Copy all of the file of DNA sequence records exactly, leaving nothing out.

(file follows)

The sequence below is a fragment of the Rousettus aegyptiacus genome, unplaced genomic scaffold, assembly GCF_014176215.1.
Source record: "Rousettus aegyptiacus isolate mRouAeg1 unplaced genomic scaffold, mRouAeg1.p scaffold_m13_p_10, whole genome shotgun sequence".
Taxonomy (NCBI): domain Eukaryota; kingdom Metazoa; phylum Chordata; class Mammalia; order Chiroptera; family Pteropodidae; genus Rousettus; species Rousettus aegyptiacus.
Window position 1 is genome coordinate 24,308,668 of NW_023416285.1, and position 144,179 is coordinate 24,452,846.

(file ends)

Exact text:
The sequence below is a fragment of the Rousettus aegyptiacus genome, unplaced genomic scaffold, assembly GCF_014176215.1.
Source record: "Rousettus aegyptiacus isolate mRouAeg1 unplaced genomic scaffold, mRouAeg1.p scaffold_m13_p_10, whole genome shotgun sequence".
Taxonomy (NCBI): domain Eukaryota; kingdom Metazoa; phylum Chordata; class Mammalia; order Chiroptera; family Pteropodidae; genus Rousettus; species Rousettus aegyptiacus.
Window position 1 is genome coordinate 24,308,668 of NW_023416285.1, and position 144,179 is coordinate 24,452,846.